This article from the Daily Beast (so read it with a grain of salt) is supposedly about how Donald Trump claimed that he “didn’t know people died from the flu” when in fact his grandfather died from the Spanish flu. The article points out “The president’s grandfather, in fact, was one of the first domestic casualties of the world’s worst modern pandemic, which ultimately killed millions.” But is Trump lying about easily disproved things considered news anymore?
More interestingly, the article goes on to talk about president Woodrow Wilson, and how his efforts to downplay the virus was instrumental in helping the Spanish flu turn into the historic killer that it became. Not only did Wilson get the Espionage Act of 1917 and the Sedition Act of 1918 passed, which made criticism of the government (including spreading “pessimistic stories” calling for peace, or belittling the US effort to win WWI) a crime punishable by up to 10 years in prison, he also created a propaganda arm of the US government at the urging of Arthur Bullard. Bullard claimed “Truth and falsehood are arbitrary terms… The force of an idea lies in its inspirational value. It matters very little if it is true or false.” Sound familiar?
The government telling citizens that everything was ok and suppressing public health officials from telling people how to combat or even avoid the disease led to uncountable deaths, estimated at 50 million people worldwide, more than the total number of people killed by WWI, and estimated to be almost the total deaths from WWII.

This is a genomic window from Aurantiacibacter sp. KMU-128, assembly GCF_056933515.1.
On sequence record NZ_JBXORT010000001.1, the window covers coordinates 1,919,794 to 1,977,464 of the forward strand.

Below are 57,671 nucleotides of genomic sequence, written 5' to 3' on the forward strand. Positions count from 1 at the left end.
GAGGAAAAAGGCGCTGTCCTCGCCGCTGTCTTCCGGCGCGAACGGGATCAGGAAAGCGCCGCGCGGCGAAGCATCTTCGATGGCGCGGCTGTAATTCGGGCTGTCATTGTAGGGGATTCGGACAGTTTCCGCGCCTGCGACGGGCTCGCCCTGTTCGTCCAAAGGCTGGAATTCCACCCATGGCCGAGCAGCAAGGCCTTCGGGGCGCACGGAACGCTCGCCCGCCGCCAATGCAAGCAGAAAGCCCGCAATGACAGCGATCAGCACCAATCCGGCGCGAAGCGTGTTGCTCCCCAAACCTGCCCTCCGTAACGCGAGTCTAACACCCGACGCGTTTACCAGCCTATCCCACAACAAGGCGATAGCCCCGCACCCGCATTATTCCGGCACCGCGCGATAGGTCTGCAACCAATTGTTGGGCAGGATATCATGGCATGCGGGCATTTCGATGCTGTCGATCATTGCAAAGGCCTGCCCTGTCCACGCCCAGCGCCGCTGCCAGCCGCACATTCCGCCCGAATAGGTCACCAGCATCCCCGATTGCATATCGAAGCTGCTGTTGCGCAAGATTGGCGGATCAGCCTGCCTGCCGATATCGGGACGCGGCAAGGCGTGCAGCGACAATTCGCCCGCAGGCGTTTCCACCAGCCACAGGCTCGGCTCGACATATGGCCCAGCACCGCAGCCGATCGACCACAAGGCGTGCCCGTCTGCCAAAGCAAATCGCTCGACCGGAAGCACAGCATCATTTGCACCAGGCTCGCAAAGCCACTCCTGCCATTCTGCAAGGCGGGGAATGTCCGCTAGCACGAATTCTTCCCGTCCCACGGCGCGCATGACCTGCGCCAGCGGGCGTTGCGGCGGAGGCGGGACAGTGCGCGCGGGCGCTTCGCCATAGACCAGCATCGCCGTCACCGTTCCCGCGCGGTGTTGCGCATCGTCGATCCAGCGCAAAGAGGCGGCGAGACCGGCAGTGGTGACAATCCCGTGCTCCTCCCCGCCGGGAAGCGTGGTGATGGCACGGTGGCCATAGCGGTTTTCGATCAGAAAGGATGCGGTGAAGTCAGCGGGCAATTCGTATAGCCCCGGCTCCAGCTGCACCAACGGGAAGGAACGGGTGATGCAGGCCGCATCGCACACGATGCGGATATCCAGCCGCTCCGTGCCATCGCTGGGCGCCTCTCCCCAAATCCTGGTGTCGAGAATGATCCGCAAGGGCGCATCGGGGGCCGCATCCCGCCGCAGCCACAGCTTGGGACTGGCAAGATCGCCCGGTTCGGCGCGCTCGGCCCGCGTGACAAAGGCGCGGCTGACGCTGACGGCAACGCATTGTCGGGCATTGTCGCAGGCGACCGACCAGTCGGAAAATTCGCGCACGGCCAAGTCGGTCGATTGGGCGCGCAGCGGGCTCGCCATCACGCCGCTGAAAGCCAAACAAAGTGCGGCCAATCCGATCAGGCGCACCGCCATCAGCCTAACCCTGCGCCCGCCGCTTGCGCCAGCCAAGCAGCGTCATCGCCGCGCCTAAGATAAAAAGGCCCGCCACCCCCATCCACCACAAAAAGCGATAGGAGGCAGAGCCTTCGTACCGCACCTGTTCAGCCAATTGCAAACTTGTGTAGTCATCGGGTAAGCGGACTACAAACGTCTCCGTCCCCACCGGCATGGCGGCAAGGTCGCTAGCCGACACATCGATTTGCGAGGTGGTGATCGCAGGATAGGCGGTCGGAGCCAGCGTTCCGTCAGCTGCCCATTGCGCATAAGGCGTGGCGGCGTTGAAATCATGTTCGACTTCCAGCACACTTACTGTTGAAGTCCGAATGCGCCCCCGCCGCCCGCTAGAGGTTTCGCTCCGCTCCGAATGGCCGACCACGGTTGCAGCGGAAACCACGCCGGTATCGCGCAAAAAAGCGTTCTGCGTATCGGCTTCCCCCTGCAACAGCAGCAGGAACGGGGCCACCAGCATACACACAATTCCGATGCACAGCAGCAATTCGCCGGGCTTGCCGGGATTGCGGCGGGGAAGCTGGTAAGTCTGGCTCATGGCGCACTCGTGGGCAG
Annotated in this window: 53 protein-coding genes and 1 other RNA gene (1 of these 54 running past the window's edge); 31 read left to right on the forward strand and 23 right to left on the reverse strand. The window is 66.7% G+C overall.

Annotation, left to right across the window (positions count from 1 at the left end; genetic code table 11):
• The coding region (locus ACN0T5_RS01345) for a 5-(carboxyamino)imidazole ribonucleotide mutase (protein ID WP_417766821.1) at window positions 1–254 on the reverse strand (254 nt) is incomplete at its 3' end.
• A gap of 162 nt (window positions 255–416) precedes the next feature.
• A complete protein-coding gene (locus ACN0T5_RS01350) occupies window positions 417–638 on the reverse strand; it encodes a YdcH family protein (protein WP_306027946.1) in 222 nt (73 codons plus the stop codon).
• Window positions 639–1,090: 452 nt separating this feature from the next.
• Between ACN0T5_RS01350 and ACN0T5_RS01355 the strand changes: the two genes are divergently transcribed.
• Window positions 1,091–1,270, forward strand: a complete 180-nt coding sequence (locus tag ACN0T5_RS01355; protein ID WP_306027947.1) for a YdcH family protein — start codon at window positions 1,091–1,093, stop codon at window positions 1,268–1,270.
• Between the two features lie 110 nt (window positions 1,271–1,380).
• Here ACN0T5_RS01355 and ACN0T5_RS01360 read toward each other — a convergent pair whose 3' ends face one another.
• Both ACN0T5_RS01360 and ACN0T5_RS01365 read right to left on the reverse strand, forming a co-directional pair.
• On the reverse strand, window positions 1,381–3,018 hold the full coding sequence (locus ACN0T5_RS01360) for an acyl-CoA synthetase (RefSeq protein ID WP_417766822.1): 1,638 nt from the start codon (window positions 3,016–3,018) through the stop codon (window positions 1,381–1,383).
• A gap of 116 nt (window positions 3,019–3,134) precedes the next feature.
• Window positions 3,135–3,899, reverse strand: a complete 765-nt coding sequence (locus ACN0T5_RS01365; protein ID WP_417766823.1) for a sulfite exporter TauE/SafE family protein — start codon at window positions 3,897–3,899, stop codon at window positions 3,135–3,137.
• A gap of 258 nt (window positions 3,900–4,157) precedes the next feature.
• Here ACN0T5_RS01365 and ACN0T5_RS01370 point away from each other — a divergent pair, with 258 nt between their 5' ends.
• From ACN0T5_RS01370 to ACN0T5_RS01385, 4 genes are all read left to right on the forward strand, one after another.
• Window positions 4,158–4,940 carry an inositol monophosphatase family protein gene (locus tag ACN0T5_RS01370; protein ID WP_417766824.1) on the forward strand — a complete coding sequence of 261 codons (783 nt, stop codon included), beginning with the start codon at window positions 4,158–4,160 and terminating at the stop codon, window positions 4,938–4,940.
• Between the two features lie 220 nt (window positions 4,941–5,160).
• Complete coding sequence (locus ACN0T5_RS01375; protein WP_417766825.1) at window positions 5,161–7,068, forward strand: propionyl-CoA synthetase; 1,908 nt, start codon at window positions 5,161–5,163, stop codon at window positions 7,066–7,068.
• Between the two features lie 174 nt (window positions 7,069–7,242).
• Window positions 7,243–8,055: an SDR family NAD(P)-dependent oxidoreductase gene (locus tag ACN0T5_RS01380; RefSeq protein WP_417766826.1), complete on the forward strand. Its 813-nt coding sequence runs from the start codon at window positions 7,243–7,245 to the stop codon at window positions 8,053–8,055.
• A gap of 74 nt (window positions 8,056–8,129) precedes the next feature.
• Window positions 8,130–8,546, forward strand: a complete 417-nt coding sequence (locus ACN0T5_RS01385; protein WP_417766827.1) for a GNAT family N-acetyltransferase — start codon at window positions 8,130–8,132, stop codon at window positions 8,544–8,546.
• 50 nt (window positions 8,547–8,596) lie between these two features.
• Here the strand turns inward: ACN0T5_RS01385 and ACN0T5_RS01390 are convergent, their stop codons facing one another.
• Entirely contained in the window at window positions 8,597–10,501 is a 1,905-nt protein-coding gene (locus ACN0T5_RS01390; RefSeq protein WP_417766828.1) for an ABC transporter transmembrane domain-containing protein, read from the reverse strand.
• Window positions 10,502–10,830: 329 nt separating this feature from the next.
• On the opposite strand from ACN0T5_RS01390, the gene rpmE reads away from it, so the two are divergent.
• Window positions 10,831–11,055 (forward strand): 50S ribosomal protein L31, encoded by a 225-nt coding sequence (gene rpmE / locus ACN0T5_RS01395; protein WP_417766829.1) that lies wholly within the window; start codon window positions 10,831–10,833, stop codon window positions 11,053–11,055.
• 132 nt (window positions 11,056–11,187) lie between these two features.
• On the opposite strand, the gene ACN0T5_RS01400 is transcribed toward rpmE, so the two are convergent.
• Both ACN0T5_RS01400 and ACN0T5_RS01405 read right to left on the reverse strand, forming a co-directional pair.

Ironically, president Wilson himself was eventually hobbled by the flu in the midst of peace talks (of course, the government publicly lied, saying that it was merely a cold).
So now, we have a president who claims that everything is alright, saying there is nothing to worry about from the coronavirus, while slashing funding for the CDC and eliminating the government team responsible for fighting global pandemics. He doesn’t need to create a propaganda arm because he already has the right-wing media. He even put his vice president in charge of combating it, a man who claimed in 2001 that “smoking doesn’t kill” and, when he was governor, tried to deal with the worst outbreak of HIV in his state’s history by praying it away.
UPDATE: The US is dead last (no pun intended) in testing for the coronavirus. South Korea is first with 2,138 tests per million people, Italy is next with 386 tests per million, but the US has only tested 1 person per million. And the US has far more people without health insurance that most civilized countries.
What could go wrong?